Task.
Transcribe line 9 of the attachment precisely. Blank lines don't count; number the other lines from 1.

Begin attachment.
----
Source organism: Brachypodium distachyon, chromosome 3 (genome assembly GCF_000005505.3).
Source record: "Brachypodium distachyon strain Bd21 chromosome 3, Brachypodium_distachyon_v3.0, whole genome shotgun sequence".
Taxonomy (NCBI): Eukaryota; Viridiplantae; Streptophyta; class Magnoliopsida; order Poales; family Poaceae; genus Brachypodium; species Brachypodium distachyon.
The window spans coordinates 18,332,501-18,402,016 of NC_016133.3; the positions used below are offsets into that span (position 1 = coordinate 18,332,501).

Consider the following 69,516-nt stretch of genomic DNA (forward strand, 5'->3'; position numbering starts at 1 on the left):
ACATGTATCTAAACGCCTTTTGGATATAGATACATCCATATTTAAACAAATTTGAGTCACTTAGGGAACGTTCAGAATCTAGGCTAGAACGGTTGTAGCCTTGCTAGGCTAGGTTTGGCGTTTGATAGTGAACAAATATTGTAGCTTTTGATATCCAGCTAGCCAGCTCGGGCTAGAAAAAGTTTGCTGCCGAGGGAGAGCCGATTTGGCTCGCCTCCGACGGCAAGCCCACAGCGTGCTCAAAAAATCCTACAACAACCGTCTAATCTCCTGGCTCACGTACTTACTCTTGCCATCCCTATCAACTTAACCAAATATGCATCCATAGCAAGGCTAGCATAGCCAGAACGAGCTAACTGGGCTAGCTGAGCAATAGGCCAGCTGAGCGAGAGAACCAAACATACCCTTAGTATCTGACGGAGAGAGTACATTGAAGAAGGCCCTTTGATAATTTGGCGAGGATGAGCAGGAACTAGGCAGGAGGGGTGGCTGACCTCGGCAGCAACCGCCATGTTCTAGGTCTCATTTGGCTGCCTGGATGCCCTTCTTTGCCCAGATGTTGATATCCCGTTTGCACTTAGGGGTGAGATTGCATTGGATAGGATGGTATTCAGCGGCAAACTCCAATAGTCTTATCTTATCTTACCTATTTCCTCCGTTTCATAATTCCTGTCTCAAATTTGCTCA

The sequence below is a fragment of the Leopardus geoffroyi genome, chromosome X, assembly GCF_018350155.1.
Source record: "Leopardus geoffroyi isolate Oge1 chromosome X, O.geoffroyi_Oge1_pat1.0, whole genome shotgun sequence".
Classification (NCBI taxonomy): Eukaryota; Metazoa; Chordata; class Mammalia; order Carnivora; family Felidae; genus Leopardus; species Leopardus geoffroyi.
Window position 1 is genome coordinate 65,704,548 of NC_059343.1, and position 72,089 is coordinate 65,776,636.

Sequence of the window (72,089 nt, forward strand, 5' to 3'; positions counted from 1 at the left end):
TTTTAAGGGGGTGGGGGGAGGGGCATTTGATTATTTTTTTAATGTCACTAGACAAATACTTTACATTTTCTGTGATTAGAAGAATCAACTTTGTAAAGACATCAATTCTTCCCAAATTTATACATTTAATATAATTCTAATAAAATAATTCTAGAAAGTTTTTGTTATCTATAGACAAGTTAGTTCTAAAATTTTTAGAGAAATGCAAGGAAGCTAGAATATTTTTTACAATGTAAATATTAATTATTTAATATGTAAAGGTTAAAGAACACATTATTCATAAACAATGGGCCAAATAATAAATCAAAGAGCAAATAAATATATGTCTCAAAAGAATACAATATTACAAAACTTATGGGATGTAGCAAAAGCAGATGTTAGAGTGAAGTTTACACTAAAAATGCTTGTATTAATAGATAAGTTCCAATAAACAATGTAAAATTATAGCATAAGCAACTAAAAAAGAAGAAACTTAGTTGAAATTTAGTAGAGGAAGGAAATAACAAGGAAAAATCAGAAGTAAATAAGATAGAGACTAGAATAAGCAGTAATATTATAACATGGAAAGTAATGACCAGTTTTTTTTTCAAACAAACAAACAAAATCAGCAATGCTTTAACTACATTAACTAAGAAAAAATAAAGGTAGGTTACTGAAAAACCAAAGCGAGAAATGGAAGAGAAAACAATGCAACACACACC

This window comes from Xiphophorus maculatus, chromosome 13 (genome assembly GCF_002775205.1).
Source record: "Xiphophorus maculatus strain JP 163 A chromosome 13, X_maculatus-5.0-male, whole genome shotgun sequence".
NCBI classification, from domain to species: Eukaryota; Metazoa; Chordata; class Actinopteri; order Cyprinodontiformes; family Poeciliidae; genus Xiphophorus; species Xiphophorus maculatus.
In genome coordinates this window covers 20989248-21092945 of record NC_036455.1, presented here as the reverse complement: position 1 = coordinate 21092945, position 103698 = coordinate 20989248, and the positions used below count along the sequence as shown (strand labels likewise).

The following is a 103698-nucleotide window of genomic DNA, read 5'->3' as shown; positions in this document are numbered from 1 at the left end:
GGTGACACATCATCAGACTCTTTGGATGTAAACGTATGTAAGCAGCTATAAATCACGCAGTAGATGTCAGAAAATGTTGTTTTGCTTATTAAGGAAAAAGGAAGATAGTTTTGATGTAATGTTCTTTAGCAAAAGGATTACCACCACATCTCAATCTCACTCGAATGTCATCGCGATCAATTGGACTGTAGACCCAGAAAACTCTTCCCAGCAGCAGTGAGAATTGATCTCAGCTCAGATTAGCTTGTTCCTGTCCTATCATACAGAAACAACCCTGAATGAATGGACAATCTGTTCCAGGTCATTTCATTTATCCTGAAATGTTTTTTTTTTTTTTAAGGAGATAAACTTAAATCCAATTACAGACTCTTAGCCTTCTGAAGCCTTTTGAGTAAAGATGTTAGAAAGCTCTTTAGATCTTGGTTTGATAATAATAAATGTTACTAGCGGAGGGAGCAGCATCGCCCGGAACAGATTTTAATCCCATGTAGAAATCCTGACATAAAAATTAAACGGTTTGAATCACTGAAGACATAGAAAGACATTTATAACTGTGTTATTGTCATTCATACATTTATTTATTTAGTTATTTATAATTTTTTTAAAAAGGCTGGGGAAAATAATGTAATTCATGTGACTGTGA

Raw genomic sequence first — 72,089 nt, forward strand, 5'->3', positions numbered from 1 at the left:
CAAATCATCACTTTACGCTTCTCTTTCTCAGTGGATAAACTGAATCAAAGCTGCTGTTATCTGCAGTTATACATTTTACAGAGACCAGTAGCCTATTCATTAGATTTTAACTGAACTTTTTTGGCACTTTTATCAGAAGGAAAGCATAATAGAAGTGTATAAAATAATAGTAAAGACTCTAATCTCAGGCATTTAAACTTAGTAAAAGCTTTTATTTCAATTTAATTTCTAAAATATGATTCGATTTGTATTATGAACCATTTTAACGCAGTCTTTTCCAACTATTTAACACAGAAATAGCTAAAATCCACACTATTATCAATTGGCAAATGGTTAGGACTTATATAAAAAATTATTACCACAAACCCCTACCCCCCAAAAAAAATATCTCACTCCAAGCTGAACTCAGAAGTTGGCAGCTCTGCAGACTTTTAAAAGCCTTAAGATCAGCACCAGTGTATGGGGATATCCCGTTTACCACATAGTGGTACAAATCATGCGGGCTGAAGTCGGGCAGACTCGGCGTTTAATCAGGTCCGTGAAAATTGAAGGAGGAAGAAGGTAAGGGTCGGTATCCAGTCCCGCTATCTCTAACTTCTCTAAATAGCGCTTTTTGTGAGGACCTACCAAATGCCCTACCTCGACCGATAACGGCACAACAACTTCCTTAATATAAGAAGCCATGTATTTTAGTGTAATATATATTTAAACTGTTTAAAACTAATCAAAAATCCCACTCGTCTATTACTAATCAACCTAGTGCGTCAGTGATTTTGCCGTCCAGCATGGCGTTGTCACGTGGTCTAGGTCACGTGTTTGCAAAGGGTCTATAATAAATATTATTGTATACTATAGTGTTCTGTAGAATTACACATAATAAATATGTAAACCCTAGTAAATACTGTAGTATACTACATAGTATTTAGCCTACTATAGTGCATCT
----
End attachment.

Classification (NCBI taxonomy): Eukaryota; Metazoa; Chordata; class Mammalia; order Carnivora; family Felidae; genus Leopardus; species Leopardus geoffroyi.